But what if your kid comes home in July or Aug? Well, you might be able to claim them as a dependent as a “qualifying relative”. The 4 things required are:

  1. Not a qualifying child test – no problem, that’s why we’re trying to go this route
  2. Member of household or relationship test – their your kid right?
  3. Gross income test – again, the modeling career
  4. Support test – you have to provide more than 50% of the childs support for the year

Since the cost of living is lower in the country you adopted from, you’ll most likely be able to claim your child as a qualifying relative. How late you can go and still claim this, I’ll leave up to you. We were 7 months in Ethiopia and 5 months in the US. I’m pretty sure Yordie’s share of the mortgage alone is enough to make the latter more costly.

Buy qualifying relatives don’t qualify for the child tax credit or the child care tax credit, so you won’t be able to claim those in your first year home.

Claiming them as a dependent should be independent of claiming the tax credit (assuming you’re their legal parent (according to some country) and not their guardian). So you can claim them as a dependent this year and take the credit next year if you’re readopting next year (and came in under an IR-4).

That’s it. Good luck. Make sure you check out all the links; you don’t want to trust a complete stranger who’s a self-proclaimed un-expert.


I’m halfway through reading my feeds this morning and I’ve already seen the headline, “I hate DST” three times.  Well, I’m here to say, “I love it!”  I love the sun.  Sunlight is good.  If the sun rises before I can get out the door (which it was on Friday, even with walking the dogs at 6:15), it’s a big waste.  So what if I had to adjust a few clocks.  So what if I had to walk the dogs in the dark this morning.  It’s just not that big of a deal if it means I can get maximum sun exposure.

The sun is finally above overhang…off to go open the blinds by my desk.

  About once or twice a month, I’m reminded of my biggest parenting regret.  Actually, since I haven’t been a dad for even 365 days, this is probably my only regret (to date).  Last night we had spaghetti for dinner and I was reminded again: I taught my kids to slurp spaghetti.  I hadn’t even been a dad for a week when I did it.  How was I supposed to know that teaching your kids bad habits isn’t a good idea?  We had just met them and I was trying to bond with them…show them that they had a fun loving, cool dad.  I didn’t even do it on the sly; I got both of their attentions, put the end of the longest strand I could find in my moth, and made it disappear.  Little did I know that it would come back to haunt me every time we have spaghetti.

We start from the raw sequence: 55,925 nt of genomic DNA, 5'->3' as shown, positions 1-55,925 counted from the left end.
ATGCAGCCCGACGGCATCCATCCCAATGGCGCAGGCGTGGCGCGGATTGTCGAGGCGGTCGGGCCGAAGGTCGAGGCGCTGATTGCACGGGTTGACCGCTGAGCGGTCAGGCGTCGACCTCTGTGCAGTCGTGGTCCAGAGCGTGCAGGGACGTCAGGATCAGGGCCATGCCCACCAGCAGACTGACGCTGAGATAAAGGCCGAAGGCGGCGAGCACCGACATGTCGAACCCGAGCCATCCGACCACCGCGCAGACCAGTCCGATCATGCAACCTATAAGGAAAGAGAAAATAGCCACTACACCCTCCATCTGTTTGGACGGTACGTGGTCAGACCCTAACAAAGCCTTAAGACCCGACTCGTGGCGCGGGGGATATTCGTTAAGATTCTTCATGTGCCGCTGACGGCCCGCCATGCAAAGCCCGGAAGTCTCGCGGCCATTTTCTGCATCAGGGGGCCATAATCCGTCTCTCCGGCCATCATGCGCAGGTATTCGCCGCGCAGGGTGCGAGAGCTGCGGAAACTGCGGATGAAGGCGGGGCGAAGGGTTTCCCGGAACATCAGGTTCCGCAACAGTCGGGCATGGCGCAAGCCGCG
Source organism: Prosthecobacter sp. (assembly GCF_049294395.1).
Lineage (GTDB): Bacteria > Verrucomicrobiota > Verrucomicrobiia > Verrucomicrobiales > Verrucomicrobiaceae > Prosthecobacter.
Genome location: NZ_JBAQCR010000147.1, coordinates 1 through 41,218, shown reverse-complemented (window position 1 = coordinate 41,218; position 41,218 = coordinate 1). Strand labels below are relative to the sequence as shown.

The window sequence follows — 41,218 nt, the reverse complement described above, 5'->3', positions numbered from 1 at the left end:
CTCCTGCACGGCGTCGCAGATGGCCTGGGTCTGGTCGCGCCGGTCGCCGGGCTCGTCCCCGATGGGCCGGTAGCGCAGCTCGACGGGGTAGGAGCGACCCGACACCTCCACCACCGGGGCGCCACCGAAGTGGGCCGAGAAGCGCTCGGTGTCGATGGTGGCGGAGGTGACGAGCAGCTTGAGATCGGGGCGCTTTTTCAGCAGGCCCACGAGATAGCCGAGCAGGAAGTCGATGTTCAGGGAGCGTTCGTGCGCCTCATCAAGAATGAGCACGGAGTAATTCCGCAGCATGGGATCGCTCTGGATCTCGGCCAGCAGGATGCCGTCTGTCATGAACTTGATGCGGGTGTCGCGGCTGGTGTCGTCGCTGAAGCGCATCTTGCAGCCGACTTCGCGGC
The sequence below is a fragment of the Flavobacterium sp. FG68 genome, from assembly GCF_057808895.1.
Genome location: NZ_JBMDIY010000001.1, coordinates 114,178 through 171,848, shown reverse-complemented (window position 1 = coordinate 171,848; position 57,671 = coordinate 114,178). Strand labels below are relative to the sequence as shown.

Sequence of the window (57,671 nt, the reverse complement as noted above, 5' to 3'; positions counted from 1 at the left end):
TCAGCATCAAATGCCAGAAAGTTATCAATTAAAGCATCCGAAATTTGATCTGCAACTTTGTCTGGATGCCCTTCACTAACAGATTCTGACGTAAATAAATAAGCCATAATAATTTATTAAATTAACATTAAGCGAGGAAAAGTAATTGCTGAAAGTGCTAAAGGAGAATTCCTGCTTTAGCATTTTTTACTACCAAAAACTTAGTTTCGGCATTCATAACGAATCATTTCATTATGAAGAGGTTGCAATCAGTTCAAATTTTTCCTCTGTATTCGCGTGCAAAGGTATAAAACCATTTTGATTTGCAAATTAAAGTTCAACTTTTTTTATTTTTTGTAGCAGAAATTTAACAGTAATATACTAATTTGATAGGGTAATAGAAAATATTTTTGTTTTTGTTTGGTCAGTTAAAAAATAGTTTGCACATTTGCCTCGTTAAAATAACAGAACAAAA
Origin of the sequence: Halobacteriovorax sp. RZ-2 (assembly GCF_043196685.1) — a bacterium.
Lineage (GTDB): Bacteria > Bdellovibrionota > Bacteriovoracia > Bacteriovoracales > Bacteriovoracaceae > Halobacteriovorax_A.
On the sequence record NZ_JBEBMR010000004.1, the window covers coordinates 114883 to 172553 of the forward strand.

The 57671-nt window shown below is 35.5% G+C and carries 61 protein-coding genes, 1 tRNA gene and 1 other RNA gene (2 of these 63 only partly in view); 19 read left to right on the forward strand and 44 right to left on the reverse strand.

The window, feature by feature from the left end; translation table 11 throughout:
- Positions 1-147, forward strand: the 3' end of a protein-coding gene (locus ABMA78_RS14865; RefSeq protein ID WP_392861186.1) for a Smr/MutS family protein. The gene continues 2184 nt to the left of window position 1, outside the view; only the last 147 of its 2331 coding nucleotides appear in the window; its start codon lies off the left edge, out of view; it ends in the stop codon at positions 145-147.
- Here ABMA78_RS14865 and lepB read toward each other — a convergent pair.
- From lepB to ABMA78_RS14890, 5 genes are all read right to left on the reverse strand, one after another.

Now granted, they would have probably figured it out on their own, but at least we would have had a few slurp free meals.  Besides, isn’t that’s what grandfathers are for (sorry Dads, although I’m sure there’s still plenty you can teach them).

valentine’s day candyNow granted, this is our first Valentine’s Day with kids, so maybe this isn’t a shock to the rest of you. But when exactly did Valentine’s Day turn into this gigantic sugar fest? I really don’t remember getting this much candy on Valentine’s Day when I was a kid. Maybe we got a small box of chocolates from our parents or grandparents. Maybe mom shared some of her loot with us. But I never remember the haul being this big.